Those born after 1980 or so likely have no idea what I’m talking about. Telephone trees were the primary method activists employed of rapidly disseminating information in a pre-internet world.
Whether organizing demos, protests, marches, canvassing for candidates or getting out the vote, telephone trees were our networks.
Activists assembled lists of contacts to call with news, instructions, information, etc, and each in turn called others.
It was an amazingly effective system in the day, although I am sure you can imagine its limitations.
It required everyone to work together. The whole thing was dependent upon everyone faithfully making their calls. If someone dropped the ball near the outset, the whole tree fell. It was a peer-to-peer system in which everyone was equally important.
Now, with social media, one activist can do the work of dozens or even hundreds. We can almost instantaneously send email broadcasts to all our contacts. We can quickly alert Facebook friends, Twitter followers, those on LinkedIn, etc.
Until recently, I was able to do a yeoman’s job of sharing Armory articles on Facebook to a very wide audience. I regularly posted to over 100 groups nearly every day.
Then Facebook began changing the algorithm it uses to restrict what it considers excessive posting. On exceeding some secret number of posts, users are automatically restricted from posting to or joining groups for a minimum of three days. Repeated incidents of triggering the algorithm limits can exact even more restrictive measures.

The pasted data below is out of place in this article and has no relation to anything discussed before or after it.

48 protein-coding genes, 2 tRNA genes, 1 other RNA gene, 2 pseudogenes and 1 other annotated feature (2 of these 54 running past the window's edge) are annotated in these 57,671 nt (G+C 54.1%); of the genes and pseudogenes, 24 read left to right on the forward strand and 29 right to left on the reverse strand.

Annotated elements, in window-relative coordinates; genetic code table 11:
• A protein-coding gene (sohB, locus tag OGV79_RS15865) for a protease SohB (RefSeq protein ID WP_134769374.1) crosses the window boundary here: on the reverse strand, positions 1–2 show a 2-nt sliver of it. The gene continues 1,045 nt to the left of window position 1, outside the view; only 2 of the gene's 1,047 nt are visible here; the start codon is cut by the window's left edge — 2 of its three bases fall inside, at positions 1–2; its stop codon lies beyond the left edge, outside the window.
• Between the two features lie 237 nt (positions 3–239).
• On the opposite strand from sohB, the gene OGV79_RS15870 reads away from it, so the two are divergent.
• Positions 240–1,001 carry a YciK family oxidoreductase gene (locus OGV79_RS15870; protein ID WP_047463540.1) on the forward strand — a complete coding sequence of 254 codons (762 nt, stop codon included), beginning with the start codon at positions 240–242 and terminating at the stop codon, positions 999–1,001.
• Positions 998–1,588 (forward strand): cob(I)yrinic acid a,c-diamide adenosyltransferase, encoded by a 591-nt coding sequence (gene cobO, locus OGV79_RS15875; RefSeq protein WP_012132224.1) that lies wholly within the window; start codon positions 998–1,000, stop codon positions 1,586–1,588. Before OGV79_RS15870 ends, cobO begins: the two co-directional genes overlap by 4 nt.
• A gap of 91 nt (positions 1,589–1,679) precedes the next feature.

Apparently, the algorithm limits have been systematically reduced of late. The latest changes to the algorithm now limit me to posting to only 28 groups before I am hurried off to Facebook jail.
Outrage gains me nothing, nor does contacting Facebook to demand they disclose their own rules. Repeated suggestions that some type of warning be employed has yielded nothing either.
Were there not more pressing campaigns, I would whole-heartedly throw myself into one which sought Facebook to be regulated as a public utility. It is the primary means of communication for millions of users, it is larger than any telephone company, yet is able to censor content and limit users’ access to one another.
My more immediate concern is disseminating Armory articles and reaching as many readers as possible.
What I need is a modern equivalent of the telephone tree.
And I need your help.
Would you be willing to share articles with your friends or groups on Facebook?
If so, please either leave a comment with your Facebook address or email it to me at firstname.lastname@example.org
Thanks so much for your help!